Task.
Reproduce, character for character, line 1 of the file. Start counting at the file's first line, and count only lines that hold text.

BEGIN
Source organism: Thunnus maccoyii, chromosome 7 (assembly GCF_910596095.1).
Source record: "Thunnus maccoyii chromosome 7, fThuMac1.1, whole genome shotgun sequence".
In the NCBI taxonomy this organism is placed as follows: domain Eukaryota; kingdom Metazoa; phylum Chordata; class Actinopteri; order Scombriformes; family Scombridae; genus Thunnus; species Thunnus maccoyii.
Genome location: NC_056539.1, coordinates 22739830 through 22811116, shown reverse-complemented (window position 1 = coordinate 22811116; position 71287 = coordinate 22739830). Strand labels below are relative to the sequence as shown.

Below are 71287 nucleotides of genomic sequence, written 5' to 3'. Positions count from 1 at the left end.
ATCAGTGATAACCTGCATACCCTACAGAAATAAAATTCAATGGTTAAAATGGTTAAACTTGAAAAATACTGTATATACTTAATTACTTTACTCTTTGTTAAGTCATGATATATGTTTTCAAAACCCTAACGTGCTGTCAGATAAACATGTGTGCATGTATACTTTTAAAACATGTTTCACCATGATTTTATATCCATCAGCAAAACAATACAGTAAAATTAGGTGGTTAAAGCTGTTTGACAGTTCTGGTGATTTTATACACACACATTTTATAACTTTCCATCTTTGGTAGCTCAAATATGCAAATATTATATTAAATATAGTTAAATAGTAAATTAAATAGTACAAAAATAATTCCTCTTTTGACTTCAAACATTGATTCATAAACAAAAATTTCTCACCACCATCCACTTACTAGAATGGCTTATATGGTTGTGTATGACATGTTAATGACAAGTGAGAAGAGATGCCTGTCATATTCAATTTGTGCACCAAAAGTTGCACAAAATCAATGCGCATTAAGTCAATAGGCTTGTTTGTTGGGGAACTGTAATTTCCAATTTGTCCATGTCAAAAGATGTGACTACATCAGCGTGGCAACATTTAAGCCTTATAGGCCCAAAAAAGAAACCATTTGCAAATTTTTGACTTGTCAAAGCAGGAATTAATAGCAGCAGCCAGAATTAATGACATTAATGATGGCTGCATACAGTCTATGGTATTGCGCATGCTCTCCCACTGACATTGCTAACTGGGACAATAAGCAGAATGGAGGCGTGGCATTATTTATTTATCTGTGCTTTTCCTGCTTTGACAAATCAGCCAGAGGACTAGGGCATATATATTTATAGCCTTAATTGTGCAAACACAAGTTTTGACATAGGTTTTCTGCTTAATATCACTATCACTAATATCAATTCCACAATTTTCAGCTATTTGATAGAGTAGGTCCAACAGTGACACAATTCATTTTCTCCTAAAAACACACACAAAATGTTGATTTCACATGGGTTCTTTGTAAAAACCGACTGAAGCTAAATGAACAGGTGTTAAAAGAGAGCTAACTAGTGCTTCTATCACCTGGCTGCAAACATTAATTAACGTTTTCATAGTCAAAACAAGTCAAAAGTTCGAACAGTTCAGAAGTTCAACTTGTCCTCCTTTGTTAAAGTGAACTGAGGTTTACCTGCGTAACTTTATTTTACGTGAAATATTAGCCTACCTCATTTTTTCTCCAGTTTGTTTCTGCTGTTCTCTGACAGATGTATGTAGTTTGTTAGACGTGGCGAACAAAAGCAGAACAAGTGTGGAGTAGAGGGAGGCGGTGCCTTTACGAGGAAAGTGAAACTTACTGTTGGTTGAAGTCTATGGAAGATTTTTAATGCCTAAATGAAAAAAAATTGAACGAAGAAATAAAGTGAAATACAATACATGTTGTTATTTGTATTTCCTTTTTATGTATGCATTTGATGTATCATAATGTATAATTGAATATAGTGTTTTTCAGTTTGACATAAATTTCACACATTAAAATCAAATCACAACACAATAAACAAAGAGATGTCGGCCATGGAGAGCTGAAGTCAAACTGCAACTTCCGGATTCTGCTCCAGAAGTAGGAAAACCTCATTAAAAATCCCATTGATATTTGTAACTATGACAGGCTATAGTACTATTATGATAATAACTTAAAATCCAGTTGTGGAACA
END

Source organism: Thunnus maccoyii, chromosome 7 (assembly GCF_910596095.1).